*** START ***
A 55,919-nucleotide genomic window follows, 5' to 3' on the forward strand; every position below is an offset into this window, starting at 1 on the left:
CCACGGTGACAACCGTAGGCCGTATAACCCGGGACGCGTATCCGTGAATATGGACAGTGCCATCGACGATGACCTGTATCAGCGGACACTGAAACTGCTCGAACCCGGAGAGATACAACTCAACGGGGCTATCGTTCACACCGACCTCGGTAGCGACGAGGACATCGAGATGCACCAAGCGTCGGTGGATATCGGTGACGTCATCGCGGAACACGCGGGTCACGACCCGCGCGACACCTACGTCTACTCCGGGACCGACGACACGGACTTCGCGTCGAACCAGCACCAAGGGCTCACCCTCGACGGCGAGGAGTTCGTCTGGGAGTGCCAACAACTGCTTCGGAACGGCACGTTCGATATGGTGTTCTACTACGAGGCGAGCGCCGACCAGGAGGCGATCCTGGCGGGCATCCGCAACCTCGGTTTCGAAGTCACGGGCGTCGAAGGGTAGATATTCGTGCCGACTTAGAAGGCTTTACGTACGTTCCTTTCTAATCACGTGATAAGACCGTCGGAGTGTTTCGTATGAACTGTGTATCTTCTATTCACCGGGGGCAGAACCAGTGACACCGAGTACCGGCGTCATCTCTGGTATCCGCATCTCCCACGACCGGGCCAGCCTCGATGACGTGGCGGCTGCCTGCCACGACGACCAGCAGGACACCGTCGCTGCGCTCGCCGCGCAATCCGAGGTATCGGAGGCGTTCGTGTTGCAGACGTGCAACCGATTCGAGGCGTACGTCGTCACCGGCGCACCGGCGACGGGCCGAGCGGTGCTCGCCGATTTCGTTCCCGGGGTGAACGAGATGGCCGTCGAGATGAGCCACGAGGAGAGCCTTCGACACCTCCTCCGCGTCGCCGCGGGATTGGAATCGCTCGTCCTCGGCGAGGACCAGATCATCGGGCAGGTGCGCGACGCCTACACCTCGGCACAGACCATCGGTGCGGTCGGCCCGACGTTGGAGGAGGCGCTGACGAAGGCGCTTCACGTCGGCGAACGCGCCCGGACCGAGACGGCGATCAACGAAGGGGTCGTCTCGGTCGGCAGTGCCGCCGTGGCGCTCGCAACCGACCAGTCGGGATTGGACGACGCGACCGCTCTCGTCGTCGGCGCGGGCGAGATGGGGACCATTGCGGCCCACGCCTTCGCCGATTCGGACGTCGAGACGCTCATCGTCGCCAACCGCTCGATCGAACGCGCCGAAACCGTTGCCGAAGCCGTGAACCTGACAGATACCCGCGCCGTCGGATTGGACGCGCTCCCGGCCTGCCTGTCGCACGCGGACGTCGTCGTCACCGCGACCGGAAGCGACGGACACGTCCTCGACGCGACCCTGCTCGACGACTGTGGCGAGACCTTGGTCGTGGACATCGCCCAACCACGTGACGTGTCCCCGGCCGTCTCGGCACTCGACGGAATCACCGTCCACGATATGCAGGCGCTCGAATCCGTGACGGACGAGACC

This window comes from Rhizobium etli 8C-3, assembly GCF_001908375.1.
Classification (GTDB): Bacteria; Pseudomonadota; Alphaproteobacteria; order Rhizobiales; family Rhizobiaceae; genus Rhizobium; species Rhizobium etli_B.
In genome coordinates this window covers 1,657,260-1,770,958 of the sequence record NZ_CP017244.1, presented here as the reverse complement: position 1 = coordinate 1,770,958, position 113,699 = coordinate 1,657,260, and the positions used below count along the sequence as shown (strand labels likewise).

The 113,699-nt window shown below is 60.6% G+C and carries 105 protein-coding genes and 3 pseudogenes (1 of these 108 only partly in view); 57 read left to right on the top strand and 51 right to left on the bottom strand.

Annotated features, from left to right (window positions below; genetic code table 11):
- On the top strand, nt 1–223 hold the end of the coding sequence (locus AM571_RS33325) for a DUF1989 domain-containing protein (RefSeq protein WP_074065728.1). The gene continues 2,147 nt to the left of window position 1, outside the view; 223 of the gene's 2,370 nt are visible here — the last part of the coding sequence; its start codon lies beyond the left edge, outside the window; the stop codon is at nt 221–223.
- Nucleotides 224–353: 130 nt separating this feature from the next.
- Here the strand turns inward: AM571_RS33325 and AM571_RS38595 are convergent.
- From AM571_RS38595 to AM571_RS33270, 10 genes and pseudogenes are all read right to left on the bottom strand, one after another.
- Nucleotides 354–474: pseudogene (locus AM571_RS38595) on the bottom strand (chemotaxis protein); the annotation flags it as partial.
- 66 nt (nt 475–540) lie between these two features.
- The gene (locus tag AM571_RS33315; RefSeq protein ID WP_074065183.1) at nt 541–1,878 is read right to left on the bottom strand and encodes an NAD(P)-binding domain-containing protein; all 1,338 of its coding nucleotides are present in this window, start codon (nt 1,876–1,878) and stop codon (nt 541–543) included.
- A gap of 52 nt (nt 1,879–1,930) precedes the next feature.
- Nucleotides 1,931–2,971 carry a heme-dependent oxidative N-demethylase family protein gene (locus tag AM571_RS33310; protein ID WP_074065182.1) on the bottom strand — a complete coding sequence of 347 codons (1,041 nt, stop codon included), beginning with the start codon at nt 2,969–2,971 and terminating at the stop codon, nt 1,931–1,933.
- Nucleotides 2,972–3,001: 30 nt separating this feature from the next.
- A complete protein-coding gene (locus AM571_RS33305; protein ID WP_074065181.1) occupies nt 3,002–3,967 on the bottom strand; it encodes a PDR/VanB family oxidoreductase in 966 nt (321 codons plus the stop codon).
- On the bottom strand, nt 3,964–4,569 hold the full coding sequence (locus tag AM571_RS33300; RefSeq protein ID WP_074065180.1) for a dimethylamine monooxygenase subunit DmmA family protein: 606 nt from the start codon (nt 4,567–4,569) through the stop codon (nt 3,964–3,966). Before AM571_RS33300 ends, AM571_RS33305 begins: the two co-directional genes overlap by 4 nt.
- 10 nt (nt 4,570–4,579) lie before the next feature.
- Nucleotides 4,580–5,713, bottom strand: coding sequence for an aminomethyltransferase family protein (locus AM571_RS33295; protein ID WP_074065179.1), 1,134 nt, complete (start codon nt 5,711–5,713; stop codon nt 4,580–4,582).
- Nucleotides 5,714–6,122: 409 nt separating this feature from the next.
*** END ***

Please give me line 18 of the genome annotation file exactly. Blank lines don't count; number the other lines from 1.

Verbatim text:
- A complete protein-coding gene (locus AM571_RS33305; protein ID WP_074065181.1) occupies nt 3,002–3,967 on the bottom strand; it encodes a PDR/VanB family oxidoreductase in 966 nt (321 codons plus the stop codon).